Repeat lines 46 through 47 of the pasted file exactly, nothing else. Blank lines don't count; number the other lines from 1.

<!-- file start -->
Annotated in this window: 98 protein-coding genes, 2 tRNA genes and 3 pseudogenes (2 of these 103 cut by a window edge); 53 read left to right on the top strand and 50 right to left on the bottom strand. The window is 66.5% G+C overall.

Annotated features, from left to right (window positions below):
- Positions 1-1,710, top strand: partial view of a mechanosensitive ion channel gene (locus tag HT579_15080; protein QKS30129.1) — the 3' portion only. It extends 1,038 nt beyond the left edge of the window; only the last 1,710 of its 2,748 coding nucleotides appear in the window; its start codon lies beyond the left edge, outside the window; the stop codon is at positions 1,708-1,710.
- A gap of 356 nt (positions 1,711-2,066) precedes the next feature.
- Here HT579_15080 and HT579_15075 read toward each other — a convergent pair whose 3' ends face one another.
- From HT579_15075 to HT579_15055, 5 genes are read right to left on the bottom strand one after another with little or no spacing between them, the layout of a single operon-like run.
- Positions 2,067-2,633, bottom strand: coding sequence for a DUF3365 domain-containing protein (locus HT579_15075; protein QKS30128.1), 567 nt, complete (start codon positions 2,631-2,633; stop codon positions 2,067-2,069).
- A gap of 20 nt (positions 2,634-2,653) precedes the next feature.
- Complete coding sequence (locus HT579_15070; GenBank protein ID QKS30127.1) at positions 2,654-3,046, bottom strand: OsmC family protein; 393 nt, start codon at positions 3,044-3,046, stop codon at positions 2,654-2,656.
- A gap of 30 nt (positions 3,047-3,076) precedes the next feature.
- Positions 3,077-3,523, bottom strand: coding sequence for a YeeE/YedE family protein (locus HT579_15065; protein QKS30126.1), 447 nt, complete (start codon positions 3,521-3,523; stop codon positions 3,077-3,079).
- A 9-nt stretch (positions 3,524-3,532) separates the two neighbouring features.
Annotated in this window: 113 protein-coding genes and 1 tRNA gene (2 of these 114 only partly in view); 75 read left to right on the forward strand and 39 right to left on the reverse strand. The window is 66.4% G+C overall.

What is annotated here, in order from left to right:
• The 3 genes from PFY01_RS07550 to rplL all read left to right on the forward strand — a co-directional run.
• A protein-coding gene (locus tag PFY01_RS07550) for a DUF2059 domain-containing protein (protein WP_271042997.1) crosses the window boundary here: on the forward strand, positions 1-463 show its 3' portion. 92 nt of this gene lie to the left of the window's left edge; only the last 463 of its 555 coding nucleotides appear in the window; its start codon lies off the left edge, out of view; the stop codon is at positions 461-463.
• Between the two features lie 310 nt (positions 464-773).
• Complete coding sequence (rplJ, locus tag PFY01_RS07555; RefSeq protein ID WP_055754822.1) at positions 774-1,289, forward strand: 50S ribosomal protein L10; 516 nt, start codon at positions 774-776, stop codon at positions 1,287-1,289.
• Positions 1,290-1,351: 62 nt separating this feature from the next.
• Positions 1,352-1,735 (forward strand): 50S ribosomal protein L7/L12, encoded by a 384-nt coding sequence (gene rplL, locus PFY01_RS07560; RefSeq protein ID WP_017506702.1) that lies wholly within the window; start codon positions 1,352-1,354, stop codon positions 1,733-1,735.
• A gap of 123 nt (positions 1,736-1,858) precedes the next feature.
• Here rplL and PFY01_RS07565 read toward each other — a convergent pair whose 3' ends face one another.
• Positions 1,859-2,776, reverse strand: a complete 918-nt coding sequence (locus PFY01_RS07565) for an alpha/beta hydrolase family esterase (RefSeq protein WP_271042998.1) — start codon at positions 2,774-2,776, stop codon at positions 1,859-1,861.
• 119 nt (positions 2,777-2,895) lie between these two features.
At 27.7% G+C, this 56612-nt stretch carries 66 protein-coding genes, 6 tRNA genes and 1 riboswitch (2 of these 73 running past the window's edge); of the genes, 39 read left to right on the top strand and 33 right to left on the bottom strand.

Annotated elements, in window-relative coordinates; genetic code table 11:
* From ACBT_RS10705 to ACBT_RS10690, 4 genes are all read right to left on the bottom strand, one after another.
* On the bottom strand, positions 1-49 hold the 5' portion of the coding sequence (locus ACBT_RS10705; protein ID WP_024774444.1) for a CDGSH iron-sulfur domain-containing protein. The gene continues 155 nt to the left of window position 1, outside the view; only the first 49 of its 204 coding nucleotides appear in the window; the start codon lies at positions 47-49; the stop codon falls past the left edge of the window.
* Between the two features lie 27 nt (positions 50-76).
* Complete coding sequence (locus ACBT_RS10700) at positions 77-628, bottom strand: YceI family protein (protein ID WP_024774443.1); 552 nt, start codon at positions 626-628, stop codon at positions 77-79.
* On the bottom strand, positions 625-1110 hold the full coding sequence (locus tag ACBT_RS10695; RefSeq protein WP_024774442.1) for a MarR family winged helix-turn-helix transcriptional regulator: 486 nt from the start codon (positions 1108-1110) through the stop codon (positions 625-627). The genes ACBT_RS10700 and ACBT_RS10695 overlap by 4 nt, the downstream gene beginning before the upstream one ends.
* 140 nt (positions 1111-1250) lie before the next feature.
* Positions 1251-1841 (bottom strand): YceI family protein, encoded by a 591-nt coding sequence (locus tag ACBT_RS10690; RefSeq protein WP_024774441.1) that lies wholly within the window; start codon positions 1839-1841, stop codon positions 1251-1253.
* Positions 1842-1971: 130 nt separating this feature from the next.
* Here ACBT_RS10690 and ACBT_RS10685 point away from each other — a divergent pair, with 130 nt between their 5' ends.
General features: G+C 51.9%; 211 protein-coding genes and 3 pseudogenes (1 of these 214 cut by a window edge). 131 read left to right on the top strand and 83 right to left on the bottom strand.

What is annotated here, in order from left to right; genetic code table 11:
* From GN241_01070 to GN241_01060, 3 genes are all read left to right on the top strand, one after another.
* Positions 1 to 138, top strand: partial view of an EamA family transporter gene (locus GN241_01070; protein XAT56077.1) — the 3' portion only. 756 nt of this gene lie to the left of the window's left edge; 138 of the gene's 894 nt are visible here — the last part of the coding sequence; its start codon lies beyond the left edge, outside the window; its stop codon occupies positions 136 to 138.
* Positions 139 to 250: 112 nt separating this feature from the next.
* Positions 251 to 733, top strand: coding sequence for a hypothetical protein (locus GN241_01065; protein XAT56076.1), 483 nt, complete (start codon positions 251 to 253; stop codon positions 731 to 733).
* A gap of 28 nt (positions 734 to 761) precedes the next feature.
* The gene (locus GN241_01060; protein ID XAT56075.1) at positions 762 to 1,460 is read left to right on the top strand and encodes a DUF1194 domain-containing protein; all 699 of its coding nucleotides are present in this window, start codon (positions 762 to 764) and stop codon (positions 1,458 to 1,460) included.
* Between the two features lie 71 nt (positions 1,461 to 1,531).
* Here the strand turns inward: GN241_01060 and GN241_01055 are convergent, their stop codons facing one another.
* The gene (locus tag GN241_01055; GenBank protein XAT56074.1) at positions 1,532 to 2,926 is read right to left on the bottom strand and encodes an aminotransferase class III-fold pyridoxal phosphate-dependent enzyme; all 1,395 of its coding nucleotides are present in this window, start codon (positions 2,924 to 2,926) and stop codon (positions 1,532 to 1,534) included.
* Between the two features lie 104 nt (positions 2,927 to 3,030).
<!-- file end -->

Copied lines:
* The gene (locus tag GN241_01055; GenBank protein XAT56074.1) at positions 1,532 to 2,926 is read right to left on the bottom strand and encodes an aminotransferase class III-fold pyridoxal phosphate-dependent enzyme; all 1,395 of its coding nucleotides are present in this window, start codon (positions 2,924 to 2,926) and stop codon (positions 1,532 to 1,534) included.
* Between the two features lie 104 nt (positions 2,927 to 3,030).